NPR News

Your Colonoscopy Is Covered, But The Prep Kit May Not Be

38 minutes ago

With summer vacations coming up, one reader this week asked about travel insurance, while others had questions about coverage of preventive services, including costs related to colonoscopies.

We know now that anesthesia for a screening colonoscopy is covered with no cost sharing as a preventive service under the health law. As a plan administrator, I am also struggling to find guidance on how to handle bowel prep kits for colonoscopies. Can you help?

Copyright 2015 NPR. To see more, visit http://www.npr.org/.

U.S. prosecutors have sent Switzerland a formal request to extradite seven FIFA officials who had been arrested in May in Zurich in a corruption investigation of soccer's governing body.

The FIFA officials were arrested May 27, and the extradition request, submitted by the U.S. Embassy in Bern, came within the deadline laid down by the bilateral extradition treaty between the U.S. and Switzerland.

BP today announced an $18.7 billion settlement with the U.S. government, five Gulf Coast states and more than 400 local governments. The agreement comes five years after the Deepwater Horizon rig explosion spewed millions of gallons of oil into the Gulf of Mexico.

Eleven workers were killed in the accident.

The company says the payments, to be made over the next 18 years, "settle all state and local claims arising from the event."

The U.S. economy keeps adding jobs at a steady pace, but the Labor Department report for June shows more people are also leaving the labor force and that wages are not rising.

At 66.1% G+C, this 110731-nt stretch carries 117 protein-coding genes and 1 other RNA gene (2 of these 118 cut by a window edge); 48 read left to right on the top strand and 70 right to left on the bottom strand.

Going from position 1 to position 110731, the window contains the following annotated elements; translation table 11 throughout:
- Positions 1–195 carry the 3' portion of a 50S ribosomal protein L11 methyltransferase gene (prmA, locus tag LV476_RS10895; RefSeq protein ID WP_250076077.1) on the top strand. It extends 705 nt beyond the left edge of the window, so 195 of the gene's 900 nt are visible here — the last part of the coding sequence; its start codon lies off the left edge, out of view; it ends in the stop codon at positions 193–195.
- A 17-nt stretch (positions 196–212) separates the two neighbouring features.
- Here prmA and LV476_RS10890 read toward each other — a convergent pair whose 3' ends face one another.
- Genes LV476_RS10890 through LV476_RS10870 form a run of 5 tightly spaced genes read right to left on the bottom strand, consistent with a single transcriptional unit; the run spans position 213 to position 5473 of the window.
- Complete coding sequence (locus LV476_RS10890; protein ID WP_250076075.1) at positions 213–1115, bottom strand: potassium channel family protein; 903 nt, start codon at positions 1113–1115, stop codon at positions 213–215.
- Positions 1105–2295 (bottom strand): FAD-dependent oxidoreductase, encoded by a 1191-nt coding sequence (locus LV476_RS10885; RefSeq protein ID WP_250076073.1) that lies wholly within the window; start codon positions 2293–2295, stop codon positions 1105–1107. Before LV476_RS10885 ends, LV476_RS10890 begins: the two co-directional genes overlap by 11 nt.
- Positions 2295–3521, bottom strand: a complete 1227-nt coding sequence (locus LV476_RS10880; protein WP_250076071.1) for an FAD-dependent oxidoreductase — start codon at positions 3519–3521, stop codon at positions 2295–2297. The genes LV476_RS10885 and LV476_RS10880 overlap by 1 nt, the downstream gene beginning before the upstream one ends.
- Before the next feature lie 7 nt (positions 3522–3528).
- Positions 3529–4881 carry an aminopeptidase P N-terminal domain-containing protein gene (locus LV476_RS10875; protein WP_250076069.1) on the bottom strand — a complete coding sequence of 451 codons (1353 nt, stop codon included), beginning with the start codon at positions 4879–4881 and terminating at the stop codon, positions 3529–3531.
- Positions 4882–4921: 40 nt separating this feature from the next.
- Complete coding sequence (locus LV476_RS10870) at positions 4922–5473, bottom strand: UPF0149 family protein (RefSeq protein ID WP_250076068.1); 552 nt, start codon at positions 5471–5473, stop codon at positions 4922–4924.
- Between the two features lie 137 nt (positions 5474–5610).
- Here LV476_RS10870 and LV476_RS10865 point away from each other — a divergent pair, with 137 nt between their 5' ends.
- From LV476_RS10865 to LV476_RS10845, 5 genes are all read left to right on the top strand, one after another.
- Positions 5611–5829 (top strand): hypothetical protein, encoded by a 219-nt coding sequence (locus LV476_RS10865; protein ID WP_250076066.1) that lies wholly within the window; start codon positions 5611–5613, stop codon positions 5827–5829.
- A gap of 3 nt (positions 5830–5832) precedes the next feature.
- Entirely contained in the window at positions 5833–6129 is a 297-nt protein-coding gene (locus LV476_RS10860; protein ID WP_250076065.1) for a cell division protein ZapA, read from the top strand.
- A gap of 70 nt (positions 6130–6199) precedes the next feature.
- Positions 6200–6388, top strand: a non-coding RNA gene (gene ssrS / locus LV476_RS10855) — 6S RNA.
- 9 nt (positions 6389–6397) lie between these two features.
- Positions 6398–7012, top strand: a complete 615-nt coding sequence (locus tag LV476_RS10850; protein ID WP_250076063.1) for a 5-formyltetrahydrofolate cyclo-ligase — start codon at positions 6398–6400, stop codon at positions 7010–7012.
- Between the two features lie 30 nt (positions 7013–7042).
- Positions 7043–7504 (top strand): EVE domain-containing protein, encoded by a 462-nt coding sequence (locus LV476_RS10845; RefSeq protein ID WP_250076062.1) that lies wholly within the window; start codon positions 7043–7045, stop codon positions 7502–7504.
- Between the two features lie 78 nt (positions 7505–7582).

The economy added 223,000 jobs last month as unemployment fell to its lowest rate since 2008, the Labor Department said Thursday. The Jobless rate dipped to 5.3 percent from 5.5 percent in May.

Updated at 10:32 a.m. ET

The Washington, D.C., Police Department has issued an "all clear" at the Washington Navy Yard, the scene of a 2013 mass shooting, where there was a report today of possible gunshots.

The U.S. Navy also confirmed there was no sign of a shooting.

"All personnel OK," the Navy said in a tweet. "Follow on NCIS investigation ongoing."

The report that came in about 7:30 a.m. ET resulted in a lockdown/shelter-in-place at the Navy Yard.

I've had this phrase running through my head since we started updating our Commencement Speeches database a few weeks ago: "If you're too big for a small job, you're too small for a big job."

Who said that? It was Katie Couric at American University last year.

Who knew that a commencement address could get stuck in your head? Well, the best of these speeches have a lot in common with a great pop song. They are simple, emotional, and pack a universal message into just a few words.

Copyright 2015 NPR. To see more, visit http://www.npr.org/.

Obama Weighs In: No Peas In Guacamole

3 hours ago
Copyright 2015 NPR. To see more, visit http://www.npr.org/.

Copyright 2015 NPR. To see more, visit http://www.npr.org/.

Copyright 2015 NPR. To see more, visit http://www.npr.org/.

Copyright 2015 NPR. To see more, visit http://www.npr.org/.

Copyright 2015 NPR. To see more, visit http://www.npr.org/.

Copyright 2015 NPR. To see more, visit http://www.npr.org/.

Copyright 2015 NPR. To see more, visit http://www.npr.org/.

Georgia Leads A Push To Help Ex-Prisoners Get Jobs

6 hours ago

In the 1990s, states went on a prison-building binge. Today, millions who spent time in those prisons are back in society — and many are struggling to find work.

Jay Neal is in charge of Georgia's new office of re-entry. Its purpose is clear: "Helping Georgia's returning citizens find training, assisting Georgia's returning citizens find jobs," he reads off the website.

Returning citizens is America's new term for ex-prisoners, ex-cons and former inmates.

The al-Nidaa mosque in northern Baghdad looks grand, with clean, modern lines swooping up to a blue mosaic dome. But inside it's squalid, with piled-up mattresses, cooking pots and almost 60 families. Most are Sunni Muslims who fled the western province of Anbar when the self-proclaimed Islamic State advanced against the Iraqi security forces two months ago.

"We suffered a lot in our journey," says Wafaa Ahmed, a widow who walked for days with three sick children. "But the worst suffering was here in Baghdad."